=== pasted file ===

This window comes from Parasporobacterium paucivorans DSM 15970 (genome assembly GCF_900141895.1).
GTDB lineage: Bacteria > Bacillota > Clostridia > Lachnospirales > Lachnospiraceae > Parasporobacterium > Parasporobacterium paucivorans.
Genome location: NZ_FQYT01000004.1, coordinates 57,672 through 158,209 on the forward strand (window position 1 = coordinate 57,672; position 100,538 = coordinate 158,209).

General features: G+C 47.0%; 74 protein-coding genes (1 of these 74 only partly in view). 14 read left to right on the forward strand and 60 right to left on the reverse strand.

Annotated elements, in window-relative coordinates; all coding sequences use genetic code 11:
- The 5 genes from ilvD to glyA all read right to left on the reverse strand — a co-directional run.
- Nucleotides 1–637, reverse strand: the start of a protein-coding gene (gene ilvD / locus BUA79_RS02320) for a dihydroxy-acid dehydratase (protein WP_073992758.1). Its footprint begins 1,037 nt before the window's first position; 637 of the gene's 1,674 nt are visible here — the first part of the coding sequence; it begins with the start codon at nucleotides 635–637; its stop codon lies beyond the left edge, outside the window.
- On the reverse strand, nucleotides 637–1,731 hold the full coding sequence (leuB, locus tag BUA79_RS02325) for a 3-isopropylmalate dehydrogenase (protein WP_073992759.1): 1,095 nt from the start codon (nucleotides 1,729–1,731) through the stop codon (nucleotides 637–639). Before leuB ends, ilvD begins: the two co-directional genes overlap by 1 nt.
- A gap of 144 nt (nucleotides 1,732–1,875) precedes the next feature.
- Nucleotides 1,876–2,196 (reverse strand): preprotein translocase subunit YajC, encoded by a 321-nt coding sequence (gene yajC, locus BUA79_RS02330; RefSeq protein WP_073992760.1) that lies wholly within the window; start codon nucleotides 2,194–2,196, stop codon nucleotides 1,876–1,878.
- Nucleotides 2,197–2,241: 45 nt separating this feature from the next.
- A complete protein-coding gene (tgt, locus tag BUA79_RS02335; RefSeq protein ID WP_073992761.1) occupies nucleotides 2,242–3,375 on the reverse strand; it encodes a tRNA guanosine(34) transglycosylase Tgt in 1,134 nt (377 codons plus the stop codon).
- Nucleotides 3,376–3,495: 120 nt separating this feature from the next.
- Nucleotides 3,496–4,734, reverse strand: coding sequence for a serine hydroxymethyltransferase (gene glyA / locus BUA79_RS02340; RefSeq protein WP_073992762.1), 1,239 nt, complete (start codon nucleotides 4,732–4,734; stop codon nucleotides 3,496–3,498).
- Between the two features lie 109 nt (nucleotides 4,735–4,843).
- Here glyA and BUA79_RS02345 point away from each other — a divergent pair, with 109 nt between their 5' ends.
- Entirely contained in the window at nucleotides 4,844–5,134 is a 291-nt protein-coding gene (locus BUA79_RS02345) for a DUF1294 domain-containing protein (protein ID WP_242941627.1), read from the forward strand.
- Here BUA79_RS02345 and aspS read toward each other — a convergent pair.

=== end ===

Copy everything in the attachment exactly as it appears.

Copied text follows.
This window comes from Parasporobacterium paucivorans DSM 15970 (genome assembly GCF_900141895.1).
GTDB lineage: Bacteria > Bacillota > Clostridia > Lachnospirales > Lachnospiraceae > Parasporobacterium > Parasporobacterium paucivorans.
Genome location: NZ_FQYT01000004.1, coordinates 57,672 through 158,209 on the forward strand (window position 1 = coordinate 57,672; position 100,538 = coordinate 158,209).

General features: G+C 47.0%; 74 protein-coding genes (1 of these 74 only partly in view). 14 read left to right on the forward strand and 60 right to left on the reverse strand.

Annotated elements, in window-relative coordinates; all coding sequences use genetic code 11:
- The 5 genes from ilvD to glyA all read right to left on the reverse strand — a co-directional run.
- Nucleotides 1–637, reverse strand: the start of a protein-coding gene (gene ilvD / locus BUA79_RS02320) for a dihydroxy-acid dehydratase (protein WP_073992758.1). Its footprint begins 1,037 nt before the window's first position; 637 of the gene's 1,674 nt are visible here — the first part of the coding sequence; it begins with the start codon at nucleotides 635–637; its stop codon lies beyond the left edge, outside the window.
- On the reverse strand, nucleotides 637–1,731 hold the full coding sequence (leuB, locus tag BUA79_RS02325) for a 3-isopropylmalate dehydrogenase (protein WP_073992759.1): 1,095 nt from the start codon (nucleotides 1,729–1,731) through the stop codon (nucleotides 637–639). Before leuB ends, ilvD begins: the two co-directional genes overlap by 1 nt.
- A gap of 144 nt (nucleotides 1,732–1,875) precedes the next feature.
- Nucleotides 1,876–2,196 (reverse strand): preprotein translocase subunit YajC, encoded by a 321-nt coding sequence (gene yajC, locus BUA79_RS02330; RefSeq protein WP_073992760.1) that lies wholly within the window; start codon nucleotides 2,194–2,196, stop codon nucleotides 1,876–1,878.
- Nucleotides 2,197–2,241: 45 nt separating this feature from the next.
- A complete protein-coding gene (tgt, locus tag BUA79_RS02335; RefSeq protein ID WP_073992761.1) occupies nucleotides 2,242–3,375 on the reverse strand; it encodes a tRNA guanosine(34) transglycosylase Tgt in 1,134 nt (377 codons plus the stop codon).
- Nucleotides 3,376–3,495: 120 nt separating this feature from the next.
- Nucleotides 3,496–4,734, reverse strand: coding sequence for a serine hydroxymethyltransferase (gene glyA / locus BUA79_RS02340; RefSeq protein WP_073992762.1), 1,239 nt, complete (start codon nucleotides 4,732–4,734; stop codon nucleotides 3,496–3,498).
- Between the two features lie 109 nt (nucleotides 4,735–4,843).
- Here glyA and BUA79_RS02345 point away from each other — a divergent pair, with 109 nt between their 5' ends.
- Entirely contained in the window at nucleotides 4,844–5,134 is a 291-nt protein-coding gene (locus BUA79_RS02345) for a DUF1294 domain-containing protein (protein ID WP_242941627.1), read from the forward strand.
- Here BUA79_RS02345 and aspS read toward each other — a convergent pair.